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I'm new to Python and running into a heap of problems and I need some help. I have a python function that needs to parse through some simple values with 0s and 1s.


I need to store each 0s with a 2D array so the positions can be referenced later. But I'm getting a index out of range, what am I doing wrong and how to fix it?

Here's the python code:

def storeSubset(fileName):
locale = dataParser(fileName); test = [];
subset = []; subSetCount = 0; columnCt =0;
rowList = []; columnList=[];
for rowCount in range(0, len(locale)):
#   print " "; print " "
#   print "Values of one row locale[row]: ", locale[rowCount]; 
#   print "We are at row# 'row': ", rowCount;
#   print "Length of row is int(len(locale[rowCount]))", int(len(locale[rowCount]));
    test = locale[rowCount];

    for columnCount in range (0, int(len(locale[rowCount])-1)):
        rowVal = locale[rowCount][columnCount];
#       print "Value of column is :", rowVal;
        if (rowVal==0):
#           print "columnVal = 0, the column position is ", columnCount;
print "The Subsets is :", subset;
return subset;
share|improve this question
@David has the answer covered, but as a side note (that will save you some typing!) - you don't have to use semicolons to end a line in Python. Also, take a look at the docs on looping techniques (docs.python.org/tutorial/datastructures.html#tut-loopidioms) - you can actually use syntax like for rowCount in locale: to iterate over each item in locale (so then you would have test = rowCount, etc.). –  RocketDonkey Aug 22 '12 at 1:07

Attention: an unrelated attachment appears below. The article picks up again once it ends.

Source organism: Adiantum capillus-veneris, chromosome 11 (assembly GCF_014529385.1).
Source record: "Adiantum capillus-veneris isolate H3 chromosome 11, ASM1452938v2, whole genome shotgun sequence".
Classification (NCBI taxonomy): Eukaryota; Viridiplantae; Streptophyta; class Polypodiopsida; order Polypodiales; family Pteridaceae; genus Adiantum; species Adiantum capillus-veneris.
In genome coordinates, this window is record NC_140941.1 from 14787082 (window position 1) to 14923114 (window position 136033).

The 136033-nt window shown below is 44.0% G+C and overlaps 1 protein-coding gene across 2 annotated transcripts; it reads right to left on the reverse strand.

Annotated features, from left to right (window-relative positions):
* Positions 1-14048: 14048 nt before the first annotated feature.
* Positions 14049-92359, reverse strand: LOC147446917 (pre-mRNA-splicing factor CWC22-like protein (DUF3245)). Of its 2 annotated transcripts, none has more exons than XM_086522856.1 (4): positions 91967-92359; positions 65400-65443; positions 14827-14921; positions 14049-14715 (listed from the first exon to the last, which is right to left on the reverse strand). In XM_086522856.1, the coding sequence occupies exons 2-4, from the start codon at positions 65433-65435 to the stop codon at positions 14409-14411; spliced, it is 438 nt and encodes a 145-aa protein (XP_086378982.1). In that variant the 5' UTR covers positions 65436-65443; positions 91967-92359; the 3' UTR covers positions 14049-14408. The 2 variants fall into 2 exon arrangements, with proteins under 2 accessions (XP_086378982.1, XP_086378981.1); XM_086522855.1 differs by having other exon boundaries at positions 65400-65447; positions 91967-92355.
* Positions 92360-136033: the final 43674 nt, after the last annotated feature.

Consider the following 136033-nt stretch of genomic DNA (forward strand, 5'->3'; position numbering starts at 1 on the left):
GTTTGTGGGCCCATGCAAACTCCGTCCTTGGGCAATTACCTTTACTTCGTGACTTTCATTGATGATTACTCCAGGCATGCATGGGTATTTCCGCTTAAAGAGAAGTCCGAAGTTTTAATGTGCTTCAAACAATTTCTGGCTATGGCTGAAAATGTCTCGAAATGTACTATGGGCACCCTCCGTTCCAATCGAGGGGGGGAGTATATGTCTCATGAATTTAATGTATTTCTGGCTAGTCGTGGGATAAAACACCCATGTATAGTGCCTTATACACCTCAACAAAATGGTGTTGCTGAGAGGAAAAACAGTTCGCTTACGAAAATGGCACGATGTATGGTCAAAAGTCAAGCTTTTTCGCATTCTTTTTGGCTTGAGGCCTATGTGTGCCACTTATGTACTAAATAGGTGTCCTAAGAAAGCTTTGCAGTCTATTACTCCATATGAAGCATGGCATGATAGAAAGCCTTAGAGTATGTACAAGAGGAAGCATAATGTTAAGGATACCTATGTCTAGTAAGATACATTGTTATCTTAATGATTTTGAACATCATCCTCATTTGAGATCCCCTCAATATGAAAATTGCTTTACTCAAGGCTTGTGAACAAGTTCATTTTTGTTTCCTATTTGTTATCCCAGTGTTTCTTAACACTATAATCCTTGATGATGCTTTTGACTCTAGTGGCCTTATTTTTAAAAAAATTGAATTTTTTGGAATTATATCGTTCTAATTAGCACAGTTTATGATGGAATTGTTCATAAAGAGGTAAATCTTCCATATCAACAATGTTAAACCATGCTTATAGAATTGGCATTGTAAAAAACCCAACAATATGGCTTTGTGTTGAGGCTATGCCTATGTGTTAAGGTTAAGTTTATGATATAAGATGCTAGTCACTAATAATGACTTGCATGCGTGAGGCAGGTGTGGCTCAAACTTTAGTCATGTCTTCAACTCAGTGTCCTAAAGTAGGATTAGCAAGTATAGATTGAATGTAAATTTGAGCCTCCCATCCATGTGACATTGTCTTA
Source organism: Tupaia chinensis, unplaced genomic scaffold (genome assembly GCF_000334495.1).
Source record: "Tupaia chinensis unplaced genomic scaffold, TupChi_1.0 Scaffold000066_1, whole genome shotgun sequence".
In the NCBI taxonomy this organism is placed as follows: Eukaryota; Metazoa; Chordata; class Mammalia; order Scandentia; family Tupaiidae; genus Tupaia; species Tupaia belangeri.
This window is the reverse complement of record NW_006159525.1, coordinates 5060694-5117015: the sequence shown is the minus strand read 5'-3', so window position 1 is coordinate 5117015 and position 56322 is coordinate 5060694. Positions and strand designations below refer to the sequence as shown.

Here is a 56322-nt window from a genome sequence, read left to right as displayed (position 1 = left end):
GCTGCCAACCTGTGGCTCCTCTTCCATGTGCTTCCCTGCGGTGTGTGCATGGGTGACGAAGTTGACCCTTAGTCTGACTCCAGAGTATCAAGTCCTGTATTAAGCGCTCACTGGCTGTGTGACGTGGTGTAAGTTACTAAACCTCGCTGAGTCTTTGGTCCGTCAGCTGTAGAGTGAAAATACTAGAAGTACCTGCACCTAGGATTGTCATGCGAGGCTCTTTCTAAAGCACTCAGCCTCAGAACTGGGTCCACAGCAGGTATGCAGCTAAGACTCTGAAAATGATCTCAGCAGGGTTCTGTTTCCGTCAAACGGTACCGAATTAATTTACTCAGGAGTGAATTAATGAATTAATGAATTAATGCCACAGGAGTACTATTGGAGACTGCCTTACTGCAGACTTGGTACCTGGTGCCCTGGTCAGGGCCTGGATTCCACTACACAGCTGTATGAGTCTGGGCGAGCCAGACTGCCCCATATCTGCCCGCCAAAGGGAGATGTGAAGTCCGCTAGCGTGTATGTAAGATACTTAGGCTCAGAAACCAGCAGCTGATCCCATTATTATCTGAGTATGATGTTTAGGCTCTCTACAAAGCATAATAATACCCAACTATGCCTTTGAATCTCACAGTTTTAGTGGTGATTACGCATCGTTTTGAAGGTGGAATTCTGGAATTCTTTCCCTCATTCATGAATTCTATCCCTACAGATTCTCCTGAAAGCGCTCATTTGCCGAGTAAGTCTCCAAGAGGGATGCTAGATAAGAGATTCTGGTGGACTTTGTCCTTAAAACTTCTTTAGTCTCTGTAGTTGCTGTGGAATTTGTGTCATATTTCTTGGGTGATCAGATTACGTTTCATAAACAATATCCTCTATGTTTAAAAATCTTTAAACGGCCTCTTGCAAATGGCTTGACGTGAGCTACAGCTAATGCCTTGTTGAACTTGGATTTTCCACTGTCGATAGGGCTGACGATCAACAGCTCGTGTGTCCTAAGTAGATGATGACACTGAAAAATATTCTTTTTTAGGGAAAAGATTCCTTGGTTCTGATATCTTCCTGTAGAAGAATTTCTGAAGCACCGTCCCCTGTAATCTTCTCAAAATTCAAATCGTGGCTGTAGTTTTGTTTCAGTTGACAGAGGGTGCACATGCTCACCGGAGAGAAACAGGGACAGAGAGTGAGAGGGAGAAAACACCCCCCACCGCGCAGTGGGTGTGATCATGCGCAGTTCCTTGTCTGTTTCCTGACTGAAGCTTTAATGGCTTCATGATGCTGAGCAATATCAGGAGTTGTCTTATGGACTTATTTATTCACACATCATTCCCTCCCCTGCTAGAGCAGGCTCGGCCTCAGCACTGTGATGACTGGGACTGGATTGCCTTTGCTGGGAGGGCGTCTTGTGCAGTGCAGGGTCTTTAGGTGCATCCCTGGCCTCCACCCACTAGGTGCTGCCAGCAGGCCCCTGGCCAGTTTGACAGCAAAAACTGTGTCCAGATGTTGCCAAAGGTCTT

3 Answers 3

up vote 3 down vote accepted

When you have subset[subSetCount], subset is still an empty list, so the index is out of range. The same is true for rowList[rowCount] and rowList[columnCount].

From here, I'll speculate a little about what you're trying to do to help you fix it. It seems like maybe instead of


you just want

rowList.append( rowCount )
columnList.append( columnCount )

Then, after the for columnCount loop, maybe you want

subset.append( [rowList, columnList] )

or something like that.

share|improve this answer
thanks for the patience in walking this through –  user1518600 Aug 22 '12 at 1:09
No problem at all –  David Aug 22 '12 at 1:11

I'm not 100% certain exactly what you're trying to do, so I'm just stabbing in the dark here.


This seems problematic. You're appending to an index, but I don't see how this index has anything in it. I'm assuming this is the issue. Perhaps just


would accomplish what you what.

Also, you don't need semicolons =D

share|improve this answer
thanks for the comments –  user1518600 Aug 22 '12 at 1:10

This is an occasion where numpy would be useful:

import numpy as np
with open(datafile) as f:
     lines = [list(l.strip()) for l in f]

array = np.array(lines)
zeros = array == 0
ones = array == 1
share|improve this answer
thanks for the comments –  user1518600 Aug 22 '12 at 1:11

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